The primary focus of the laity is to serve the world or the temporal order. They have a myriad of calls that are based on their individual gifts and talents. Laypeople work in the fields of health care, education, government, skilled trades and social services to name just a few. As baptized Christians, laypeople become “the animating principle of human society” (CCC, No. 899), bringing Christ into every encounter and workplace, and they use their gifts to contribute to the common good. Laypeople also serve the world either as married or single persons. Married couples are to raise and form the children God gives them in the faith of Jesus and to help them anticipate heaven by loving their neighbor. Likewise, single people are called to embrace the opportunities they have to serve the one family of mankind. In their own practice of the three offices of Christ, the laity are priests insomuch as they offer their hardships and blessings as a sacrifice to God; they are prophets when they reflect Jesus to the world; and they are royalty when they take care of their neighbors’ needs.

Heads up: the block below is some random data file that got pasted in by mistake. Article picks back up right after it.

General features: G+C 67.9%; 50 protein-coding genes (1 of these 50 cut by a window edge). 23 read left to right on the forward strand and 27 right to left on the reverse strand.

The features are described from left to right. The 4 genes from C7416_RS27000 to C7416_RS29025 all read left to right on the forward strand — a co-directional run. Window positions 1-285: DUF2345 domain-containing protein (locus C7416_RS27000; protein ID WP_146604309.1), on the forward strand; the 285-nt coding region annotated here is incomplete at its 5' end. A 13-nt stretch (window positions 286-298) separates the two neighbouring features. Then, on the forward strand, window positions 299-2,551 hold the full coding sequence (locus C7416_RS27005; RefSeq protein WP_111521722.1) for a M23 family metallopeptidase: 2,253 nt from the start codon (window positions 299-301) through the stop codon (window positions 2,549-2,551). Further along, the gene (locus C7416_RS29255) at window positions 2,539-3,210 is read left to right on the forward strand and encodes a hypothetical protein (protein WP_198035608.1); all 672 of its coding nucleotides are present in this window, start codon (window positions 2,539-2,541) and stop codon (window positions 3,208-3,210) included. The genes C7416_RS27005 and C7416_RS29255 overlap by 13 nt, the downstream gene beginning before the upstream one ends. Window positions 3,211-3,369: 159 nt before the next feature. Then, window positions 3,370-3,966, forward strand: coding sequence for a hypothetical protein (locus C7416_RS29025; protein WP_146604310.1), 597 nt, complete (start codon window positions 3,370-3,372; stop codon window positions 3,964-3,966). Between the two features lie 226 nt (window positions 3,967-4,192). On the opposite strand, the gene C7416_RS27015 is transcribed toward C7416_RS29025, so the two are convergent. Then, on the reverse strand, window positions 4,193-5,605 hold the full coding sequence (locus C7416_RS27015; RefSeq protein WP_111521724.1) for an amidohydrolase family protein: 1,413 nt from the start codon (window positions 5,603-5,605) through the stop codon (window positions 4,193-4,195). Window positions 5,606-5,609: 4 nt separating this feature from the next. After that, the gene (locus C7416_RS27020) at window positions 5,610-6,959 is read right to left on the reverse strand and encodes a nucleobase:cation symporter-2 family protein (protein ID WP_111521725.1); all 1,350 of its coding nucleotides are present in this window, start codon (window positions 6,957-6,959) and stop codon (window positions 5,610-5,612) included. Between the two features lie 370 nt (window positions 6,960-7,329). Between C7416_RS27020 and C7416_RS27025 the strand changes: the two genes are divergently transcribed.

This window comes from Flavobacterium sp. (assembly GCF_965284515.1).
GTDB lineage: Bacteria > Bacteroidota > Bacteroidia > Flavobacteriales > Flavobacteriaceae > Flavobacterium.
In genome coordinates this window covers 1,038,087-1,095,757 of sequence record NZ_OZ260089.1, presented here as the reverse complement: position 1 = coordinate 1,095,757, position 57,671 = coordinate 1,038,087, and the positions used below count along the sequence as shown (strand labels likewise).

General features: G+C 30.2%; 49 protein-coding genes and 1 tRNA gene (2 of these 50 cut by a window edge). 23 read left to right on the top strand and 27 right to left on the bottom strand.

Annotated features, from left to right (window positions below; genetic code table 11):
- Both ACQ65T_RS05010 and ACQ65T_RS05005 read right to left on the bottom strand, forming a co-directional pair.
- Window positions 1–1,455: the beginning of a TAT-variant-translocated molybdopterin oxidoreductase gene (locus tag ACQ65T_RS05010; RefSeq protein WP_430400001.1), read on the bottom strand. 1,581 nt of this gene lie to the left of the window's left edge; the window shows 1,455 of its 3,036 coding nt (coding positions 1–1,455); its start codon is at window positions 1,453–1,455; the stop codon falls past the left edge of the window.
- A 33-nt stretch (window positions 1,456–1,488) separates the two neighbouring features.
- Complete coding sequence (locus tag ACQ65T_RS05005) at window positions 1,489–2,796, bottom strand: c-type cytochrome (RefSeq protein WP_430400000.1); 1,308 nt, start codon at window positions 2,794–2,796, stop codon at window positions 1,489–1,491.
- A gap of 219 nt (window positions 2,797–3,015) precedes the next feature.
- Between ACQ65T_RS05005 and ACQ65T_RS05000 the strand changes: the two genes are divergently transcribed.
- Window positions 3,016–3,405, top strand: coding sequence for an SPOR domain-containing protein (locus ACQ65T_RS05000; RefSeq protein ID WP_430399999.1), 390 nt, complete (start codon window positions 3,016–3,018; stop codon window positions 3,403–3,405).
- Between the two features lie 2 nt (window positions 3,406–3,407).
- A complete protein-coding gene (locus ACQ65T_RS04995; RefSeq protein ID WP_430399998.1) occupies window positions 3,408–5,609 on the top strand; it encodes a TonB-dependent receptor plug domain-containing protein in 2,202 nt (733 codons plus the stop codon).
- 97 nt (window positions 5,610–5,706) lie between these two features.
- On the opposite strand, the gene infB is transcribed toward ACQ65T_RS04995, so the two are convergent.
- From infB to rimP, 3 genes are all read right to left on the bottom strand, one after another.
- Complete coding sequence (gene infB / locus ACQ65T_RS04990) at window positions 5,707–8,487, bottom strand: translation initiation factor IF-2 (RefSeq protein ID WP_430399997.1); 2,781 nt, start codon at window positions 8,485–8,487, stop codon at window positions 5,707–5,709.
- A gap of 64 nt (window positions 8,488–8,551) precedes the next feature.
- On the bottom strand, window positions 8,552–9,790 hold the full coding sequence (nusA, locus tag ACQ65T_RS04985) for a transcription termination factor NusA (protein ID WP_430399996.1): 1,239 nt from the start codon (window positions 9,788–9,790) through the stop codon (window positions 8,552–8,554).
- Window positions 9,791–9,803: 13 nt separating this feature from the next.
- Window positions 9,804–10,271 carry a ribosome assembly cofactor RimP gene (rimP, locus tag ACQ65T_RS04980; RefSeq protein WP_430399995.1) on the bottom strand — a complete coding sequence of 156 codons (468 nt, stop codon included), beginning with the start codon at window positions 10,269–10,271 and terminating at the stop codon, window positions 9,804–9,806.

Those in consecrated life come from both the clergy and the laity. What distinguishes them is their voluntary acceptance of celibacy, poverty and obedience. “It is the profession of these counsels, within a permanent state of life recognized by the Church, that characterizes the life consecrated to God” (CCC, No. 915). Many of the men and women in consecrated life belong to religious orders like the Dominicans or Franciscans. Men can be brothers, monks and priests. Women can be sisters, consecrated virgins and widows. Both men and women might be members of a secular institute. They also usually share in a particular apostolate such as working in schools, hospitals or homeless centers. Whatever their particular area of service might be, those in consecrated life have chosen to follow closely the life of Jesus, who also lived the counsels. Like Jesus, they want to remind everyone by their lives and service that, as good as this world is, it is not our final home.
And the Church in its documents echoes St. Paul: “Therefore all the disciples of Christ, persevering in prayer and praising God, should present themselves as a living sacrifice, holy and pleasing to God. Everywhere on earth they must bear witness to Christ and give an answer to those who seek an account of that hope of eternal life which is in them” (Lumen Gentium, No. 10).
In other words, no one is exempt from the call to holiness and the sharing of the Gospel. If one is a member of the Church, then one shares the responsibility.